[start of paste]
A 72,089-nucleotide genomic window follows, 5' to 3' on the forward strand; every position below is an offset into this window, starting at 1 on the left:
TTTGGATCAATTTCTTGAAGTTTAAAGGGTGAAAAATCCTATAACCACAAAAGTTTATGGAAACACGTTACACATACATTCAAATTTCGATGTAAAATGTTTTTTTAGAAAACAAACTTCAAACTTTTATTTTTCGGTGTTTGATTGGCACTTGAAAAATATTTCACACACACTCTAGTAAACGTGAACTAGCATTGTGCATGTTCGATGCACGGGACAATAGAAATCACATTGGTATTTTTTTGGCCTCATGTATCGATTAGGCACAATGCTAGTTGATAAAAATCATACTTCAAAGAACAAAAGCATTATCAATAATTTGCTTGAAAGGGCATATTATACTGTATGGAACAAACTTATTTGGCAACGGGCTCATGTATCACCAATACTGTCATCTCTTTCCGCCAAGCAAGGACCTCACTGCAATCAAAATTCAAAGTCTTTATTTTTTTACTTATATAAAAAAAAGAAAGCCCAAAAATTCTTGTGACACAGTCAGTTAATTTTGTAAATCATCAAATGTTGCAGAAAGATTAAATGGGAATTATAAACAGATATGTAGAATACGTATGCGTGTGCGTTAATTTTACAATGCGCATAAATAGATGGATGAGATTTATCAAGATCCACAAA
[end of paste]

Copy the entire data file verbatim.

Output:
A 72,089-nucleotide genomic window follows, 5' to 3' on the forward strand; every position below is an offset into this window, starting at 1 on the left:
TTTGGATCAATTTCTTGAAGTTTAAAGGGTGAAAAATCCTATAACCACAAAAGTTTATGGAAACACGTTACACATACATTCAAATTTCGATGTAAAATGTTTTTTTAGAAAACAAACTTCAAACTTTTATTTTTCGGTGTTTGATTGGCACTTGAAAAATATTTCACACACACTCTAGTAAACGTGAACTAGCATTGTGCATGTTCGATGCACGGGACAATAGAAATCACATTGGTATTTTTTTGGCCTCATGTATCGATTAGGCACAATGCTAGTTGATAAAAATCATACTTCAAAGAACAAAAGCATTATCAATAATTTGCTTGAAAGGGCATATTATACTGTATGGAACAAACTTATTTGGCAACGGGCTCATGTATCACCAATACTGTCATCTCTTTCCGCCAAGCAAGGACCTCACTGCAATCAAAATTCAAAGTCTTTATTTTTTTACTTATATAAAAAAAAGAAAGCCCAAAAATTCTTGTGACACAGTCAGTTAATTTTGTAAATCATCAAATGTTGCAGAAAGATTAAATGGGAATTATAAACAGATATGTAGAATACGTATGCGTGTGCGTTAATTTTACAATGCGCATAAATAGATGGATGAGATTTATCAAGATCCACAAA